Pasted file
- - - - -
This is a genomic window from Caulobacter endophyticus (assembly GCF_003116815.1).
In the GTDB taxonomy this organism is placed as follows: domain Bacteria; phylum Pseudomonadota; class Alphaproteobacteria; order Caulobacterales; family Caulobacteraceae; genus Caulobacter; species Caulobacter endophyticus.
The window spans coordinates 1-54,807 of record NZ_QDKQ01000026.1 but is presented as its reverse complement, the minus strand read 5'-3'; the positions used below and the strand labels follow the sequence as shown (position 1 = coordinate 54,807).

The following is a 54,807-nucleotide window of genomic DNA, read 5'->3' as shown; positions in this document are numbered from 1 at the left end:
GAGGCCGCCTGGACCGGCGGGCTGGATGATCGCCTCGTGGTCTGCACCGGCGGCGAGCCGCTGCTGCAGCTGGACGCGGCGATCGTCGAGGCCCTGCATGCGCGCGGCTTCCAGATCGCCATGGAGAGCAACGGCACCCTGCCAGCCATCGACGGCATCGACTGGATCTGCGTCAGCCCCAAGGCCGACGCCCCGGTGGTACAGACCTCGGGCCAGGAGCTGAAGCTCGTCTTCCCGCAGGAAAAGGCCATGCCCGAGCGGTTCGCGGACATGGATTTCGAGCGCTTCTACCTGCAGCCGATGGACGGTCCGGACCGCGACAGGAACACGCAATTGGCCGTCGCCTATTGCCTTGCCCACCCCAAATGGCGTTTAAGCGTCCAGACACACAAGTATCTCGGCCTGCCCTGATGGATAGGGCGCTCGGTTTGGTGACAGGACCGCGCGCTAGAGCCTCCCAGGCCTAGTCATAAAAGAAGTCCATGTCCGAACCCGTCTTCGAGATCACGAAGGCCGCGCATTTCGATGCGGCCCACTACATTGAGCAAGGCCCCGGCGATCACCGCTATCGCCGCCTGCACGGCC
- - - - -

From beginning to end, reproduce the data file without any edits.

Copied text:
This is a genomic window from Caulobacter endophyticus (assembly GCF_003116815.1).
In the GTDB taxonomy this organism is placed as follows: domain Bacteria; phylum Pseudomonadota; class Alphaproteobacteria; order Caulobacterales; family Caulobacteraceae; genus Caulobacter; species Caulobacter endophyticus.
The window spans coordinates 1-54,807 of record NZ_QDKQ01000026.1 but is presented as its reverse complement, the minus strand read 5'-3'; the positions used below and the strand labels follow the sequence as shown (position 1 = coordinate 54,807).

The following is a 54,807-nucleotide window of genomic DNA, read 5'->3' as shown; positions in this document are numbered from 1 at the left end:
GAGGCCGCCTGGACCGGCGGGCTGGATGATCGCCTCGTGGTCTGCACCGGCGGCGAGCCGCTGCTGCAGCTGGACGCGGCGATCGTCGAGGCCCTGCATGCGCGCGGCTTCCAGATCGCCATGGAGAGCAACGGCACCCTGCCAGCCATCGACGGCATCGACTGGATCTGCGTCAGCCCCAAGGCCGACGCCCCGGTGGTACAGACCTCGGGCCAGGAGCTGAAGCTCGTCTTCCCGCAGGAAAAGGCCATGCCCGAGCGGTTCGCGGACATGGATTTCGAGCGCTTCTACCTGCAGCCGATGGACGGTCCGGACCGCGACAGGAACACGCAATTGGCCGTCGCCTATTGCCTTGCCCACCCCAAATGGCGTTTAAGCGTCCAGACACACAAGTATCTCGGCCTGCCCTGATGGATAGGGCGCTCGGTTTGGTGACAGGACCGCGCGCTAGAGCCTCCCAGGCCTAGTCATAAAAGAAGTCCATGTCCGAACCCGTCTTCGAGATCACGAAGGCCGCGCATTTCGATGCGGCCCACTACATTGAGCAAGGCCCCGGCGATCACCGCTATCGCCGCCTGCACGGCC